Sun. Dec 6th, 2020

Deforestation, global warming and recent disasters

By Ali Rehmat Pamiri

Forest is one of the most precious God gifted natural resource. They have great importance in regulating the functions of the nature. They protect soil from erosion, produce oxygen, store carbon dioxide, and help to control climate. Forests are considered as lungs of the Earth because they eliminate Carbon dioxide (CO2) from the atmosphere during the process of photosynthesis and release oxygen into atmosphere which is the basic need of survival for human beings and animals. In addition of these basic functions forests are the home of other natural resources such as they provide watersheds, habitat to wildlife and so many other natural products (1).

Forests play immense role in the carbon cycle on our planet. Agricultural plants also absorb carbon and release oxygen but forests store carbon up to 100 times more then these agricultural field crops. When forests are cut down the carbon stores in the plants are released into the atmosphere as CO2 and it’s estimated that every year over 30 million acres of forest are lost due to deforestation, mainly the cutting and burning of forest and more than 1.5 billion tons of carbon dioxide are released to the atmosphere. (2)

Due to industrialization, deforestation and many other anthropogenic activities we are facing a huge climatic change which has greatly affected us in terms of floods and many other socio economic changes.

 According to studies (Shaukat et. al Environ. Res. Lett. 10 (2015) 014007) in the last four years Pakistan has observed an immensely increased flood risk, which affected thousands of people and infrastructures. Indus River is the major source of water in Pakistan which originates from Himalayas and 60% of its rivers come from glaciers and the change in the climatic conditions affect the river flow dynamics of the whole region.

The glaciers of the Karakoram-Himalaya (sub-regions) are expected to lose a mass of larger then 1200 kgm−2a−1. It is also supposed that 10% of Central Himalaya region, 13% western Himalayan region and 34% Eastern Himalaya region will have melted by 2030-2080. (3)

Gulkin Glacier on the Karakoram Highway feeds Attabad Lake experiences at an average of two to three GLOF (glacial lake outburst flood) events every year and over the past fifteen years Passu Glacier has also been undergoing a rapid retreat of about 20 m and similar heart taking phenomena of GLOF is also experienced in Baltoro Glacier where the low-laying tributaries, Liligo and Silili Glaciers are depleted.

According to a report (Hewitt 1982) in the past 200 years 35 destructive outburst floods have occurred in Karakoram Range including the formation and disappearance of Virjerab Lake as a result of glacial shift. There are more than 887 lakes in Karakoram Range out of which 16 are considered as probable future GLOF sites and 492 are major lakes.(4)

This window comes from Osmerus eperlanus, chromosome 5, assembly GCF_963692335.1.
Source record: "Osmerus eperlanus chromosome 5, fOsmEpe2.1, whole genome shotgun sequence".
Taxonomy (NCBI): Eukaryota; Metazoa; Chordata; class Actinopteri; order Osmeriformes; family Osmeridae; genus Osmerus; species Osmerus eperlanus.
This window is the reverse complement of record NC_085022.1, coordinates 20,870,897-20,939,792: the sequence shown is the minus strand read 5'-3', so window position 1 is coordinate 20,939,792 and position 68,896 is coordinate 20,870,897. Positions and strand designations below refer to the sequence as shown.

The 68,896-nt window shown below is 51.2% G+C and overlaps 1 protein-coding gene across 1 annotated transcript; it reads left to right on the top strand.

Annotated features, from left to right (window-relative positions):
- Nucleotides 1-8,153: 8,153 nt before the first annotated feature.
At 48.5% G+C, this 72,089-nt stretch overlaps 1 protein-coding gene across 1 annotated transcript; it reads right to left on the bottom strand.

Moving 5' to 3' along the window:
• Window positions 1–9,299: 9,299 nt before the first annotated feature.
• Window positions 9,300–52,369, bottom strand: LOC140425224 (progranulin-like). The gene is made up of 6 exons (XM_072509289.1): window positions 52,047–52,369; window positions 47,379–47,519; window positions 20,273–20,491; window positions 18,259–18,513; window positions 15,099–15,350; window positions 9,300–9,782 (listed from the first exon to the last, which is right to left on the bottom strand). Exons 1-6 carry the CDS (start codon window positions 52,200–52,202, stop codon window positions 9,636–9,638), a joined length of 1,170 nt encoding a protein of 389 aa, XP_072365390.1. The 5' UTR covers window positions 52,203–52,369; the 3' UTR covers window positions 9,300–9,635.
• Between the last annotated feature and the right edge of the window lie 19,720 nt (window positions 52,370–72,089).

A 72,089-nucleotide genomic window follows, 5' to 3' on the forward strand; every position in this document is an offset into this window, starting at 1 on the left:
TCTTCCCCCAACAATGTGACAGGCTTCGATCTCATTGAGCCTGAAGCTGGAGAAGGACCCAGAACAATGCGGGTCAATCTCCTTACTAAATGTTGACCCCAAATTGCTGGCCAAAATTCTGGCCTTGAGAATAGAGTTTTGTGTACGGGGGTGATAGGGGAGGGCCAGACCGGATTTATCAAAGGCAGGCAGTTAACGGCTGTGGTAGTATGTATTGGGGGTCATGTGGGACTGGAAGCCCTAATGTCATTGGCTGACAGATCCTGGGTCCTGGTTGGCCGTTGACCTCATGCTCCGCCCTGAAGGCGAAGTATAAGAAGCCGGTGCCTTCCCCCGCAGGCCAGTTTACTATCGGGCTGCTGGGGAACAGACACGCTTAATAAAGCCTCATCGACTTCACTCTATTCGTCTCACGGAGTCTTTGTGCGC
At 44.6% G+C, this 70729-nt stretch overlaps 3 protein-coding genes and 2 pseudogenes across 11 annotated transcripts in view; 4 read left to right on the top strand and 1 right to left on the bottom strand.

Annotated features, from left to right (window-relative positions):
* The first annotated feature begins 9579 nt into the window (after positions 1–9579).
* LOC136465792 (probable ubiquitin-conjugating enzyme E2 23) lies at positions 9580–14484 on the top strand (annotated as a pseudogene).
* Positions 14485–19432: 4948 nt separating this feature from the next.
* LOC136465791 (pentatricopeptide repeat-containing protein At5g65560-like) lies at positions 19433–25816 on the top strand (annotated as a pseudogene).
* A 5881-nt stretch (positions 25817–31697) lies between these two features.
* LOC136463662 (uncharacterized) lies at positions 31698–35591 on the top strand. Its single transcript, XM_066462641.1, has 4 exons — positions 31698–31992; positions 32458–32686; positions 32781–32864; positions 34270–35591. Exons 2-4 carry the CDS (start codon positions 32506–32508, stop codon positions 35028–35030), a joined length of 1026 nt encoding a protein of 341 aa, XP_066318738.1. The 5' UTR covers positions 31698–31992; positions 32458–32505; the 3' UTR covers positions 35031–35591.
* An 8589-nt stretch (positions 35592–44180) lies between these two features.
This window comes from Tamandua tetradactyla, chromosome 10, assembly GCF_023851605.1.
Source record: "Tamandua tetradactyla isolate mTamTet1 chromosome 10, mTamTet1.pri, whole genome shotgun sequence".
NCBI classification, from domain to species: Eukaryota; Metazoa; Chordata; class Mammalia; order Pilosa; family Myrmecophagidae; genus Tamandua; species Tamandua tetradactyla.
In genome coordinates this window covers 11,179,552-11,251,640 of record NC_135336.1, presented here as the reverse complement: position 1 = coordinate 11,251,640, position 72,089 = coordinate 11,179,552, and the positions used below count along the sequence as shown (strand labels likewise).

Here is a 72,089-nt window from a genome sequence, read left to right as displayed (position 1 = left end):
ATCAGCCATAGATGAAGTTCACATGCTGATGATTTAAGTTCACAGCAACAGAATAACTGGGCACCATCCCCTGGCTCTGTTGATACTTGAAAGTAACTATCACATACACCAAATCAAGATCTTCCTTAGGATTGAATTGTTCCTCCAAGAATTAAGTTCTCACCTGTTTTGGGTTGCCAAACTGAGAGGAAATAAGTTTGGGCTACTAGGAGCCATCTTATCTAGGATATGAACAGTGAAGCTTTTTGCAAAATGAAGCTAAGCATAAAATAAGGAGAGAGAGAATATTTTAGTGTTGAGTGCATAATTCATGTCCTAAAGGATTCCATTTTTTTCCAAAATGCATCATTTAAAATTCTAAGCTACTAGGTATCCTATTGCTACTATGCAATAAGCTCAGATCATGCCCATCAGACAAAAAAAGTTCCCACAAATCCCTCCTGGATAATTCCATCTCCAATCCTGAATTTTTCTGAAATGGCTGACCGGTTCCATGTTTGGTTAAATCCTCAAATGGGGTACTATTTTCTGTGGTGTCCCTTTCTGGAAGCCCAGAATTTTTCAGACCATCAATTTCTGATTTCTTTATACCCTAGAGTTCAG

TABLE 2: Summary of the different types of glacial lakes in the Karakoram Range, Pakistan.
2Source: Hewitt, K., 1982, ‘Natural dams and outburst floods of the Karakoram Himalaya’, in J.W. Glen (ed.), Hydrological aspects of alpine and high mountain areas – International Association of  Hydrological Science  Publication 138, Proceedings of the 2nd Exeter Symposium, Exeter, 19–30 July, pp. 259–270

Recent flood events stresses show us the fact that we are facing the threat of climate changes.

We cannot stop extreme floods neither can heavy precipitation; the only thing we need to accept is “We have to learn to live with those events”.

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We have to put our efforts to avoid all those anthropogenic activities that led to global warming and other such activities which can cause damage to our valuable things. We have to aware people of potential and actual risks associated with our regions in order to induce precautionary actions and plans.

To overcome all these issues we need interdisciplinary co-operation at local levels and government level for making sectorial policies regarding land use planning, environmental protection, risk management and mitigation planning and rural development measures.

Recent Flood disasters in Chuprson Gojal (pic: Anjum Chuprson)

References

1:  Zarmast,K1., Muhammad,A1.,Syed M.Ali,Ri1., Azfar,H1., Irfan,A1., Muhammad,A2., Sujjad,H1., Shaukat,A1. , Muhammad,E.,Jamal,H1   Assessment of deforestation using Diameter size classes distribution of trees in Ganji Valley Himalayan Range of Pakistan. International Journal of Advanced Research (2015), Volume 3, Issue 6, 76-86

2. http://www.climateandweather.net/global-warming/deforestation.html

3: Shaukat,A. Dan Li1, Fu,C1., Firdos,K2 Twenty first century climatic and hydrological changes over Upper Indus Basin of Himalayan region of Pakistan Environ. Res. Lett. 10 (2015) 014007

4:Riaz, S., Ali, A. & Baig, M.N., 2014, ‘Increasing risk of glacial lake outburst floods as a consequence of climate change in the Himalayan region’, Jàmbá: Journal of Disaster Risk Studies 6(1), Art. #110, 7 pages. http:// dx.doi.org/10.4102/jamba. v6i1.110

5: decline of conifer forest cover in pakistan: a gis approach sheikh saeed ahmad1*, qurat-ul-ain abbasi1, rukhsana jabeen2 and muhammad tahir shah3 pak. j. bot., 44(2): 511-514, 2012.

6: http://www.conservation.org/what/pages/forests.aspx?gclid=CJrqic2ur8cCFfHJtAodAlwOWg

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